Mary Davis reports in the Morning Star on the 12th International Meeting of Communist and Workers Parties, which took place under the banner of "The deepening systemic crisis of capitalism - The tasks of communists in defence of sovereignty, deepening social alliances, strengthening the anti-imperialist front in the struggle for peace, progress and socialism." Read the TSHWANE Declaration.

Representing the Communist Party of Britain, I was one of 102 delegates representing 51 parties from 43 countries.

The conference agreed a declaration to promote and develop common action around a shared perspective. It pointed to the systemic and deepening capitalist crisis. Such a crisis is not merely attributable to the greed of bankers or financial speculators.

It remains a crisis embedded in capitalism itself which is compounded by significant shifts in the international balance of forces. The crisis has intensified competition between imperialist centres and between established and emerging powers.

Faced with these realities, capital is fighting back, seeking to preserve profits and to transfer the burden of its crisis onto the working class by intensifying exploitation based on gender and age, the urban and rural poor, and a wide range of middle strata.

As exploitation is being intensified the state steps in to rescue private bankers and finance houses, exposing future generations to unsustainable levels of debt and intensifying efforts to roll back social gains.

In the entire capitalist world, labour, social, economic, political and social security rights are being abolished.

At the same time political systems are being made more reactionary, restricting democratic and civil liberties, especially trade union rights.

The retrenchments, including major spending cuts in the public sector, are having a devastating impact on workers, especially women workers.

There are also attempts to divert popular distress and insecurity into reactionary demagogy, racism and xenophobia.

These expressions of anti-democratic and authoritarian tendencies are also marked by the escalation of anti-communist campaigns in many parts of the world.

In Africa, Asia and Latin America we are witnessing the imposition of new mechanisms of national and class oppression, including economic, financial, political and military means as well as the deployment of an array of pro-imperialist NGOs.

However, in particular in Africa, Asia and Latin America life under capitalism was a continuing crisis, even before the current global economic crisis, a daily struggle for bare survival with one billion people living in squalid slums and half of the world's population surviving on less than $2 a day.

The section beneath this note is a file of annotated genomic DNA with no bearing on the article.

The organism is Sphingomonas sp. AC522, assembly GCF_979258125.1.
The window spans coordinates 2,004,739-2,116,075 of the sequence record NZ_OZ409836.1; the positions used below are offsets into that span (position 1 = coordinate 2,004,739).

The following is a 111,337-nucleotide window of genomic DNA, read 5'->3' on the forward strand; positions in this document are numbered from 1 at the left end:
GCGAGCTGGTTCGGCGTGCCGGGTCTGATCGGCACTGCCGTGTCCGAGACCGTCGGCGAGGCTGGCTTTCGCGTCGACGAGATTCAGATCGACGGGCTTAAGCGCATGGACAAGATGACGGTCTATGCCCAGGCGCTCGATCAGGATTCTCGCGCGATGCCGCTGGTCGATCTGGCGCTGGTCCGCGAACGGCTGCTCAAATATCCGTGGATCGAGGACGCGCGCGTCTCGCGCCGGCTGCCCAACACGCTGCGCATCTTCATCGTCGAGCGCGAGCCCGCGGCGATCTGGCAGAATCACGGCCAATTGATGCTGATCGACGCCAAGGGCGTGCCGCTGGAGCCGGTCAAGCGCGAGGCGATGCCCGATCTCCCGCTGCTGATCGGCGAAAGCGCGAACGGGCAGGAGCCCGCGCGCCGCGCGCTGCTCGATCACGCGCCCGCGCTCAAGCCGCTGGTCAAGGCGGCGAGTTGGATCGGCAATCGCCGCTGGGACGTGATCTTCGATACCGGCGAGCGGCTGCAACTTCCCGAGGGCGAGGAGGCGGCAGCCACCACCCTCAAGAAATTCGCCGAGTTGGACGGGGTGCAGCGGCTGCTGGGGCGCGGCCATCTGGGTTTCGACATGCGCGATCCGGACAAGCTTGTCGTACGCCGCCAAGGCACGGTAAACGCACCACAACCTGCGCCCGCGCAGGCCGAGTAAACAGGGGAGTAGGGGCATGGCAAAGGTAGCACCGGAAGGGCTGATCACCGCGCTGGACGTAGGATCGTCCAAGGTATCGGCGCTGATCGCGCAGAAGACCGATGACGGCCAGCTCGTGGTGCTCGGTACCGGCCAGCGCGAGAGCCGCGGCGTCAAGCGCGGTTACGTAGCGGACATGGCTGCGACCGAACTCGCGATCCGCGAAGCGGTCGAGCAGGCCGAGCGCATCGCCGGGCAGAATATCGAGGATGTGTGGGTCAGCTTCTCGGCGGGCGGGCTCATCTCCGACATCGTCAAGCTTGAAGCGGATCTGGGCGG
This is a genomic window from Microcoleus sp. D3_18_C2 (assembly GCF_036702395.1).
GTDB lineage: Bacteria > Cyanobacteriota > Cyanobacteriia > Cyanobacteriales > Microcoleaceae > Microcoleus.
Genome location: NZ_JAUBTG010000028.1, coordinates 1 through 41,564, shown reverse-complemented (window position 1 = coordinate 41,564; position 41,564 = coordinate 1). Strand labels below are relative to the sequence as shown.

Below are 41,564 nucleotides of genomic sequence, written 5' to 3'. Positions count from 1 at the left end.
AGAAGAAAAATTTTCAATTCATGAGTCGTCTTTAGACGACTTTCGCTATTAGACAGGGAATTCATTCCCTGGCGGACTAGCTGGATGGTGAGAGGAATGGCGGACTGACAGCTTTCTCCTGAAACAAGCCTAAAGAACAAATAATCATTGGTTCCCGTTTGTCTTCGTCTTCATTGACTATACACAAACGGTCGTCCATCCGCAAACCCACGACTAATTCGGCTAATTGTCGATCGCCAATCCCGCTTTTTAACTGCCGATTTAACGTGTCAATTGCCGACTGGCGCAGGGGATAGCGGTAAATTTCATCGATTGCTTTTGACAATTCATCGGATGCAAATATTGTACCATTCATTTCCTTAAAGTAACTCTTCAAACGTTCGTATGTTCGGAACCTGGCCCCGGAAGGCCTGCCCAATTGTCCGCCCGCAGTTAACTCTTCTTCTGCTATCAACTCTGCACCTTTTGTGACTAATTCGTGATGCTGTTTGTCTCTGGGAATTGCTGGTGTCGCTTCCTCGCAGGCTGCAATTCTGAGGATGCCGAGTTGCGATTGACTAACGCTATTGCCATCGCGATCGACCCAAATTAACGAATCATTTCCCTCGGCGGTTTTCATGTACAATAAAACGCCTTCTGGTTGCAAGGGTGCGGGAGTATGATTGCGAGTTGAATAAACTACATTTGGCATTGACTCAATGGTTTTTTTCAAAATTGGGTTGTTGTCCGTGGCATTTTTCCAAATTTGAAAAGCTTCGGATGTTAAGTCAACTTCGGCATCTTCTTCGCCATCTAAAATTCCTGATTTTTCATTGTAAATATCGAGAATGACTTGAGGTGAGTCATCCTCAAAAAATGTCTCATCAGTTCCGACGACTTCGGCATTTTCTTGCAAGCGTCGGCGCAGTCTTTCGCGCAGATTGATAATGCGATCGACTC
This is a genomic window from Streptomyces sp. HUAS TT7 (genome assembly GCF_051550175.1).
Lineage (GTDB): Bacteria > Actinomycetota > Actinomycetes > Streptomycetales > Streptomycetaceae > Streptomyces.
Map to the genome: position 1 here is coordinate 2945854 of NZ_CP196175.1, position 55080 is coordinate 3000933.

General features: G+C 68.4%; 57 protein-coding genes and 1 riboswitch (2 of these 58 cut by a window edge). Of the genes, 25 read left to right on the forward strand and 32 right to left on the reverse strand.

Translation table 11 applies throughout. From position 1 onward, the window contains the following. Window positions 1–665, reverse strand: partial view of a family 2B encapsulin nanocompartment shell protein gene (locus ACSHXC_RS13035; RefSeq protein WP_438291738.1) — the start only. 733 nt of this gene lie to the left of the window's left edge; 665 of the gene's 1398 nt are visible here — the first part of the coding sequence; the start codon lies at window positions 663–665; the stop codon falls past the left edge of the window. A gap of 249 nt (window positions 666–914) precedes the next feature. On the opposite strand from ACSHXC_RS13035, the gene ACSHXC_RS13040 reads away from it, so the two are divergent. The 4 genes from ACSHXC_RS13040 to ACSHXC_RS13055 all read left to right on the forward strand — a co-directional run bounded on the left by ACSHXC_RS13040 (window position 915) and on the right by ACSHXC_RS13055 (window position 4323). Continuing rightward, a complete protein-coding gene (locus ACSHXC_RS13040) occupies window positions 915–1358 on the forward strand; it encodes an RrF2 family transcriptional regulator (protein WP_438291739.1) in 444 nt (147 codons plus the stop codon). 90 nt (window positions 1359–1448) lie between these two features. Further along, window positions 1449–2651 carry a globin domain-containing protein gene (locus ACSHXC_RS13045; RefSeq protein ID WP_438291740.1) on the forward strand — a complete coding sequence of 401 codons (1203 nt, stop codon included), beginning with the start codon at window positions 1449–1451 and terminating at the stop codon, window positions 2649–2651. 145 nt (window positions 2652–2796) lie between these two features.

These realities have been massively aggravated. Most of these urban and rural poor, along with family members working as migrants abroad, are the displaced victims of accelerated capitalist agrarian development.

Global capitalism, spearheaded by major corporations in the agro-industrial sector, has declared war on nearly half of humanity - the three billion rural people in Africa, Asia and Latin America.

The declaration highlighted the resistance struggles of the working class and popular forces.

Over the past year the assault on labour rights, social-security rights and wages provoked an escalation of popular struggles, notably in Europe.

Imperialist aggression in the Middle East, Asia and Latin America continues to meet resolute popular resistance.

In Africa and Latin America anti-imperialist forces, trade unions and social movements have escalated their struggles for people's rights and against plunder by multinational corporations.

In advancing this agenda, communists stress the significance that the organisation of the working class and the development of the struggles of the labour movement in a class-oriented direction have in the struggle for the acquisition of political power by the working class and its allies.

Particular importance is attached to three important factors - the defence, consolidation and advance of popular national sovereignty, the deepening of social alliances with working-class unity a fundamental factor in the construction of social alliances with the peasantry, the urban and rural poor, the urban middle class strata and intellectuals, and third, the strengthening of the anti-imperialist front for peace, labour rights and social rights such as free health and education. The land question, agrarian reform and rural development are important issues for the development of popular struggle in lesser-developed countries.

These are inextricably linked to food sovereignty and security, sustainable livelihoods, the defence of biodiversity, the protection of national resources and the struggle against agro-industrial monopolies and their local agents.

Finally, the declaration examined the role of communists in strengthening the anti-imperialist front for peace, environmental sustainability, progress and socialism.

We have a key role to play in drawing the critical links in theory and, above all, in practice between different arenas of popular struggle in the development of internationalist class solidarity.